Lloyd was a small businessman. As he approached 50, he decided to reshape his future. He enrolled in university to obtain a law degree, completed the articling process, was admitted to the bar, and then opened a one-man law office in his hometown. He worked as a lawyer for more than 20 years, loving every minute of it.
“The future doesn’t just happen,” Lloyd often said. To young people, he talked about shaping the future. To older people, he talked about reshaping it.
Lloyd was active in politics. He said that whether we like it or not, politics is the vehicle that shapes a country or province. “No province has a future apart from politics,” he’d say, adding that elected officials are like legislative traffic cops who point the way.
Regardless of the political party we choose to shape our future, there are a number of things common-sense Albertans can agree on. The first is debt. Every adult with a credit card, mortgage, or car loan understands debt. We also know the difference between debt from an appreciating asset (like a house or farm), and debt from a credit card bill after a month of too much beer and pizza.
Most Albertans can agree that wealth never mysteriously shows up on its own. It must be created before it can be consumed or redistributed. Despite what some people believe, even oil in the ground isn’t wealth. Only after investment, transportation, labour, and processing are completed and essentially paid for does it become wealth. Someone must invest their own money (risk capital) and then add good management and effective labour to the process – extracting, transporting, and processing the oil. This is what gives it value.
All wealth is created in much the same way, whether it’s growing a new crop of calves, a field of canola, or manufacturing a useful gizmo people can buy at a local hardware. Someone invests their savings (essentially their saved-up labour) and then adds creative labour that increases the value of the resource or product.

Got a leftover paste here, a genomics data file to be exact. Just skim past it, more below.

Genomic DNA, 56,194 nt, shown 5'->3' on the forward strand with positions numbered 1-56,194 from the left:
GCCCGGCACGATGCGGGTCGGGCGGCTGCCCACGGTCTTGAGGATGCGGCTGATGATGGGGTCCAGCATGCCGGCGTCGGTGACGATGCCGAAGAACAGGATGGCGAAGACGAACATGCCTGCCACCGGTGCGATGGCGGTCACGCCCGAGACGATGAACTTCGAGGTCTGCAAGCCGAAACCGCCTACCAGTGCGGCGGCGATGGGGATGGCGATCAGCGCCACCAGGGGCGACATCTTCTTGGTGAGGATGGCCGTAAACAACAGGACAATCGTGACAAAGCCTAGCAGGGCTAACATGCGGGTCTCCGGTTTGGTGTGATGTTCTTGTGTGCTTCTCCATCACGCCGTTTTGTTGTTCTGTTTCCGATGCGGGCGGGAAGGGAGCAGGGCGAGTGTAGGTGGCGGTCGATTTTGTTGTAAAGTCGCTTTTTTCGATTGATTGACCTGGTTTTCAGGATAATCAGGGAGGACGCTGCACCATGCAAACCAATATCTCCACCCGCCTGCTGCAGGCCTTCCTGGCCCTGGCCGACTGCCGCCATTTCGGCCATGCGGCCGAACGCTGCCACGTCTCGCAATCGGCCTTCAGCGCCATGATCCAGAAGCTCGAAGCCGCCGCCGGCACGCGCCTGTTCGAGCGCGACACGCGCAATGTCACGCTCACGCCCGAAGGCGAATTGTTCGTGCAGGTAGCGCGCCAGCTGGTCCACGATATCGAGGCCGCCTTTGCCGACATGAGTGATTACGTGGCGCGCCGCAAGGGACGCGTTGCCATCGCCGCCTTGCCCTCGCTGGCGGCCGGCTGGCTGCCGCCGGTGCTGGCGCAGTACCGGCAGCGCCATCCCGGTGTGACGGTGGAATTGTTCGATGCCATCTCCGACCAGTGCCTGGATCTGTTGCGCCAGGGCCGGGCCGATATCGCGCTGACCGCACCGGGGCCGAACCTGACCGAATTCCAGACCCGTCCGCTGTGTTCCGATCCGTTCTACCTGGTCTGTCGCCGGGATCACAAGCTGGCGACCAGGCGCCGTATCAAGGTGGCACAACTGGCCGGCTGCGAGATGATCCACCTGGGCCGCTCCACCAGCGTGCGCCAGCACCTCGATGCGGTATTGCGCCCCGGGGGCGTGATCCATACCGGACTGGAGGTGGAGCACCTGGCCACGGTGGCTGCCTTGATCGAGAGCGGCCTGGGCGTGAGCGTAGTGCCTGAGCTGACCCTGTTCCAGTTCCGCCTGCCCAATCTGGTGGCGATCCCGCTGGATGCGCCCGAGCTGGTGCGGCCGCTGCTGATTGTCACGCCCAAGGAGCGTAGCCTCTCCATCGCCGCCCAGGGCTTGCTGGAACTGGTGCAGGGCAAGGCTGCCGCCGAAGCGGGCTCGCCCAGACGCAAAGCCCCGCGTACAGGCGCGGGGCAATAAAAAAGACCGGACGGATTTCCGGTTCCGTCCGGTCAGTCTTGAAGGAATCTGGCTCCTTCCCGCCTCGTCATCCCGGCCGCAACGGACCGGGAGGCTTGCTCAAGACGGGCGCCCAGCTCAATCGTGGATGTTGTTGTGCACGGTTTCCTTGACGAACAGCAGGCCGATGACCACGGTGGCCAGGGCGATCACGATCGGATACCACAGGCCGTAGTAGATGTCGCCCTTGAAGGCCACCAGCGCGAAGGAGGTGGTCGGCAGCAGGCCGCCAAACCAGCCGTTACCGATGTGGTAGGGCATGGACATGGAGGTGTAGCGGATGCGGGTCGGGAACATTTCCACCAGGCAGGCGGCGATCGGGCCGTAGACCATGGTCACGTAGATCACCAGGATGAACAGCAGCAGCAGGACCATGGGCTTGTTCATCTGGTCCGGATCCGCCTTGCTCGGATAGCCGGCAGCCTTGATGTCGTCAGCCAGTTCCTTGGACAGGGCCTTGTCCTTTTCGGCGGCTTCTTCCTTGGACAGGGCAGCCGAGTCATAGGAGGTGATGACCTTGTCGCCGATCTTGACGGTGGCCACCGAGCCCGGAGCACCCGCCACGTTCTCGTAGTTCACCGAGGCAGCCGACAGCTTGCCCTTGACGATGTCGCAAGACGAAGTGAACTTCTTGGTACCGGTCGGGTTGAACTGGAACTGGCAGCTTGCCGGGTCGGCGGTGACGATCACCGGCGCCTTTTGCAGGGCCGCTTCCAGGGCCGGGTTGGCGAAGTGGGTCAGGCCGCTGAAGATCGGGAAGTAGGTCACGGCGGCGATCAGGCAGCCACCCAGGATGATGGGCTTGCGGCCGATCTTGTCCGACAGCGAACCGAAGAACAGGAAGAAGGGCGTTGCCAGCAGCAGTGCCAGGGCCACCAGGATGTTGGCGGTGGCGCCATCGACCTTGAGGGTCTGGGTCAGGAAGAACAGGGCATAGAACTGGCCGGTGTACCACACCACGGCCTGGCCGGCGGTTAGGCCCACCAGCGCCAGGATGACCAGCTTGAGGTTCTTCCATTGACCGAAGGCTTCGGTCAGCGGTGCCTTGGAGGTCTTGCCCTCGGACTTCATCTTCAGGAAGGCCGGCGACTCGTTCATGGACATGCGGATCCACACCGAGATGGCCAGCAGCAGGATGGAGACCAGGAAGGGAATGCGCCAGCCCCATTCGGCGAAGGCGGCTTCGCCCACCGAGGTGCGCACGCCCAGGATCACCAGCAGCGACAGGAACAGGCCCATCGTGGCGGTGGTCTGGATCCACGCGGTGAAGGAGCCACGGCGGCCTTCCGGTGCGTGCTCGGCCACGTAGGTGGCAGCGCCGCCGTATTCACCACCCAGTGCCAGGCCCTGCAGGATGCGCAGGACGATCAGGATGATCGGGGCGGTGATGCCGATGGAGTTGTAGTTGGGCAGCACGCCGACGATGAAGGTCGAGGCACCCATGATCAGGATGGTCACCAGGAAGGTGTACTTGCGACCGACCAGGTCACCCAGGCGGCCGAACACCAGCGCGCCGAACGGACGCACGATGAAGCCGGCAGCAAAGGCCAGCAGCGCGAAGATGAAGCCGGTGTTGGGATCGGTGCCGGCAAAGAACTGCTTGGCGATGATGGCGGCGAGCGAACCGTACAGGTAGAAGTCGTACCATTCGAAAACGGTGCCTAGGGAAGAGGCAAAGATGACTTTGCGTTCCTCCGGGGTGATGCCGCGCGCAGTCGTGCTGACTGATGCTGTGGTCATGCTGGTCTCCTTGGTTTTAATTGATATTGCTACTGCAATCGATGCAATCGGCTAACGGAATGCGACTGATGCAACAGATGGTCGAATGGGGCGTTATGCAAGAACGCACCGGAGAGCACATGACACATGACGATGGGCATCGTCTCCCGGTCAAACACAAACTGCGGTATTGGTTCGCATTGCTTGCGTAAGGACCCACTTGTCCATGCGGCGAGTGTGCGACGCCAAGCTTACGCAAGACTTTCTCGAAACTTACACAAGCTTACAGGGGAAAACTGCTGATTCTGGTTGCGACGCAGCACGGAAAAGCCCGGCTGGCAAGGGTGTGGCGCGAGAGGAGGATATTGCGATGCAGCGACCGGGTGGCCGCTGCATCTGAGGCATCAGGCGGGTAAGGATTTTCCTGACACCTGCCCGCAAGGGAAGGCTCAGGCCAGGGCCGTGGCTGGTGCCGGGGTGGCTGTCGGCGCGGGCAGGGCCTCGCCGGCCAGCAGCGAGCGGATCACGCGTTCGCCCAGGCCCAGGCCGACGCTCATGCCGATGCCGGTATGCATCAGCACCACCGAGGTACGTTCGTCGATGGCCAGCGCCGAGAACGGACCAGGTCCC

It’s important to note the crucial distinction between economic activity and wealth creation. The two are not the same. Using a credit card to buy something you don’t need is economic activity. Adding value to something and increasing its worth is wealth creation.
When a government borrows, overspends, or uses money in a cavalier fashion, it engages in economic activity, but it’s not creating wealth. Governments that overtax, borrow, and run deficits actually hinder wealth creation.
Think of it this way: Contrary to what the prime minister says, budgets don’t balance themselves. Albertans will owe $70-$80 billion by 2020. The yearly interest (and repayment of the principal) is money that will be funnelled away from Alberta’s own wealth creation process – sent to moneylenders on Bay Street or elsewhere. Every dollar will come from the pockets of Albertans, who will be unable to use that money for personal savings, investing, creating new wealth, or financing schools and hospitals.
As Lloyd said: “The future is shaped. It doesn’t just happen.” To be sure, there will always be immediate problems that the government and legislature must address. Yet at the same time, what Alberta will be 10, 15, and 20 years from now will be shaped by government policies that we establish today.